A peaceful place, Sedona is home to artists who revel in its mesmerizing light and spiritual energy. Residents reap the benefits of this by enjoying more than 40 art galleries and studios. The first Friday of every month, numerous galleries host an evening of openings, technique demonstrations and receptions. Music is brought to residents by Chamber Music Sedona's numerous concerts. The Sedona International Film Festival and the Sedona Arts Festival round out the cultural calendar.
Verde Valley Medical Center (VVMC) has a campus here with a 24/7 emergency department and heart and cancer specialists, but there is no hospital. The closest one is the Verde Valley Medical Center main campus in Cottonwood, 17 miles away. It is award-winning for excellence in general surgery and patient safety and is accredited by DNV Healthcare, an accreditation organization that is approved by the U.S. Department of Health and Human Service's Centers for Medicare and Medicaid Services. VVMC accepts Medicare patients. For military retirees, Cottonwood has a VA outpatient clinic. The closest VA hospital is in Prescott, 45 miles away.
The parks and recreation department has a good menu of activities and programs, including low impact water aerobics, painting classes and piano classes. Nearby Coconino National Forest has hiking trails and campgrounds, and it is accessible via trails that run through town.
The Sedona Community Center offers congregate noon meals five days a week for a nominal fee. Telephone assurance calls seven days a week, an exercise program, legal services and a van transportation service are also available. Meals on Wheels operates Monday through Friday.
The Sedona Public Library is privately run and located in a pretty building. It is an Internet wi-fi hotspot and has book discussion groups, an interlibrary loan program, various speakers and is open seven days a week.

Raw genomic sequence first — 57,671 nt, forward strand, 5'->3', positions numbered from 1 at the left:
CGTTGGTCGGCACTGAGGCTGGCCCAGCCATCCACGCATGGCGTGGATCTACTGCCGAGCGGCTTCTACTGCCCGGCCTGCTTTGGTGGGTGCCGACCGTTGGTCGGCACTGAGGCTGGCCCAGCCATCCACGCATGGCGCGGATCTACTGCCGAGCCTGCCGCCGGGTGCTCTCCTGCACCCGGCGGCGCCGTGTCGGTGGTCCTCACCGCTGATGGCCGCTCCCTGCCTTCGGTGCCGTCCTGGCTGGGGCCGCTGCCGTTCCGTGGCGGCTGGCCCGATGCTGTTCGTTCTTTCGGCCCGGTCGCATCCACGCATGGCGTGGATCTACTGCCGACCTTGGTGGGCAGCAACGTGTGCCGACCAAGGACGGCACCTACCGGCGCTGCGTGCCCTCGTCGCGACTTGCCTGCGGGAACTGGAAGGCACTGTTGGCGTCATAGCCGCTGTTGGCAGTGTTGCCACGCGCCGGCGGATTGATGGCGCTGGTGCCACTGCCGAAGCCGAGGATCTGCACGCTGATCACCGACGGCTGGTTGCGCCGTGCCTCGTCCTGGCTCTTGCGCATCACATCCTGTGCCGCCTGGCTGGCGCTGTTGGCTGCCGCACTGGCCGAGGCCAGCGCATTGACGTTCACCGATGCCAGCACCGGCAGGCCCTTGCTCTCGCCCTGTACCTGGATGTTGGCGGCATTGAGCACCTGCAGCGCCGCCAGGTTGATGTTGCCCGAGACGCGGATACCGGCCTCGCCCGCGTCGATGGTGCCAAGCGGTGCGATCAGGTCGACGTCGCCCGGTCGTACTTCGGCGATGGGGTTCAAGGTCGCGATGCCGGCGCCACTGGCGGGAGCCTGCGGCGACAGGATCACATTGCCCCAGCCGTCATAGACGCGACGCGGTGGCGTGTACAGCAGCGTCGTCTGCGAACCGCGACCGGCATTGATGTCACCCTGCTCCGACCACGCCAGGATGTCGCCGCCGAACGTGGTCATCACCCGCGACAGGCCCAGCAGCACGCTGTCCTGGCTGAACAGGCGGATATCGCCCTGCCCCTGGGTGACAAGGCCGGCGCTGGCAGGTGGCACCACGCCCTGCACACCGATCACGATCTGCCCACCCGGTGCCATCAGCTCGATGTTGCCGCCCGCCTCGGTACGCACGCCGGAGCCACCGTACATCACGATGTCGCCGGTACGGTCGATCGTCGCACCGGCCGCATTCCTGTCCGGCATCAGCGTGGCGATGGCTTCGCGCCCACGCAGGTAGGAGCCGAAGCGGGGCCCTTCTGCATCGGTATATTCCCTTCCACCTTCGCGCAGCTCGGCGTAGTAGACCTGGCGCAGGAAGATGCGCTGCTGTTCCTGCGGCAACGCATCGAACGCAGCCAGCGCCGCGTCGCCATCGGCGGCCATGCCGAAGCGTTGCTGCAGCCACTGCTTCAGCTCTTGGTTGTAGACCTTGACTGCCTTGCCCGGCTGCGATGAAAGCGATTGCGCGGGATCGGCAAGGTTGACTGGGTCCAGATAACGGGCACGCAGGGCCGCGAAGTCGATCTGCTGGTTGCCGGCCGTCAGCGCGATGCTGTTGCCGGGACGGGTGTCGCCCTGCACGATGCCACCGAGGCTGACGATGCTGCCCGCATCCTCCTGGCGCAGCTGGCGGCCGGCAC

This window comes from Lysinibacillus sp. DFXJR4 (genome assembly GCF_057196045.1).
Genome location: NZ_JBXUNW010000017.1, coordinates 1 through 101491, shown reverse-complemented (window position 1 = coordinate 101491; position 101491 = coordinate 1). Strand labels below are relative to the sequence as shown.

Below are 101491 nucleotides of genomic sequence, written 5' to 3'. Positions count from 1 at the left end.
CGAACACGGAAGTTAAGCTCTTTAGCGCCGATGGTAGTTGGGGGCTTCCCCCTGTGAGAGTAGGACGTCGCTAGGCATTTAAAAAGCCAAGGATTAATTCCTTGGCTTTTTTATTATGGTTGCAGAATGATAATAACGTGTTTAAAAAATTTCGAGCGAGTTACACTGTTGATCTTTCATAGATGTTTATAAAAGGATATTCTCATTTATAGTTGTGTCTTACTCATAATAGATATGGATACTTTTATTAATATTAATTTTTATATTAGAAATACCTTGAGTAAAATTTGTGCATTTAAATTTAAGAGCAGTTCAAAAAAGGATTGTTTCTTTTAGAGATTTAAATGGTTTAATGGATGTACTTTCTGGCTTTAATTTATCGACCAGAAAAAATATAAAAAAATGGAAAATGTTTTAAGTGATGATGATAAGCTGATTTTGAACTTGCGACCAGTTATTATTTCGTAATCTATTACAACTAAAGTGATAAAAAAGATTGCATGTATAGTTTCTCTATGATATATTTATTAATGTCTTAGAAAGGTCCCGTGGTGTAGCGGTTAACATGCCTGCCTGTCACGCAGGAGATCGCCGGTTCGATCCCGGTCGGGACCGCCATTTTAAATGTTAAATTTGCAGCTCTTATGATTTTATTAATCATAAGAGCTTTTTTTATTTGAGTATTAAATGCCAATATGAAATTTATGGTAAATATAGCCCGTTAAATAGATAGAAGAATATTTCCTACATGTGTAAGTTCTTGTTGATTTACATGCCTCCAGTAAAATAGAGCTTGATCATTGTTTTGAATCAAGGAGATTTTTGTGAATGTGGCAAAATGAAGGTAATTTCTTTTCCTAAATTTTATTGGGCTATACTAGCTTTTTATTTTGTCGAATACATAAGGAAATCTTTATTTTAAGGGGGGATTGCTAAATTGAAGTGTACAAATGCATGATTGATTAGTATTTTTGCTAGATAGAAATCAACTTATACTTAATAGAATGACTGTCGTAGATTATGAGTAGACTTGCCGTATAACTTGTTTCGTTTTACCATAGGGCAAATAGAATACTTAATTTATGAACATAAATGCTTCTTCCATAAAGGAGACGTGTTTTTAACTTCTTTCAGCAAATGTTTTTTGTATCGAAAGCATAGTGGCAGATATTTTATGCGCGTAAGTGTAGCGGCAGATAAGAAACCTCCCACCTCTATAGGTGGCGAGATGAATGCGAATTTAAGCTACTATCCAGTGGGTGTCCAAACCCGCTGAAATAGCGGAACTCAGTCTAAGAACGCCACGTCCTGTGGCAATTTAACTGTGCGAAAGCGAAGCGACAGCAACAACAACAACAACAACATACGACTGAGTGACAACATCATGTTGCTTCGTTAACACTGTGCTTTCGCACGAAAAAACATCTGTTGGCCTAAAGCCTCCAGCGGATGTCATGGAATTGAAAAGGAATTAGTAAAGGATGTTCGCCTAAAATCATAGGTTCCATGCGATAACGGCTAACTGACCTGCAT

Verde Lynx is the public transportation system but is limited to just 10 stops in town before traveling to Cottonwood, where it makes two stops. The cost to ride is $1 in town ($2.25 for para-transit).
Retirees who enjoy volunteering will find plenty of opportunities to lend their services. The parks and recreation department and the library need volunteers, and the city has a Citizen's Academy that educates residents about the city and how it works. Graduates of the Academy are then invited to apply for vacancies on city commissions, boards and committees.
With an elevation of 4,500 feet above sea level, Sedona's climate is a bit cooler than might be expected. Summer temperatures reach into the high-90s, but winter temperatures dip into the 30s. On average, the area receives 18 inches of rain and a dusting of snow each year. The sun shines 295 days of the year. On the comfort index, a combination of temperature and humidity, Sedona comes in above the national average.
Sedona, of course, has some drawbacks. Some people think that the city is pretentious and its residents slightly snobby. For people needing employment in retirement, most jobs are tourism-based and low-paying. There is a continuing struggle between environmentalists who want to protect Sedona's fragile beauty and business interests that want to capitalize on it. Tourists come and go throughout the year.
Yet, with its quiet mysticism and inspiring setting, Sedona seduces nearly all who come. It is not a place for an action-packed retirement, but it is a nearly perfect place for a mellow one. Once just a dusty blip in the desert, Sedona is now all grown up and a welcoming retirement spot, indeed.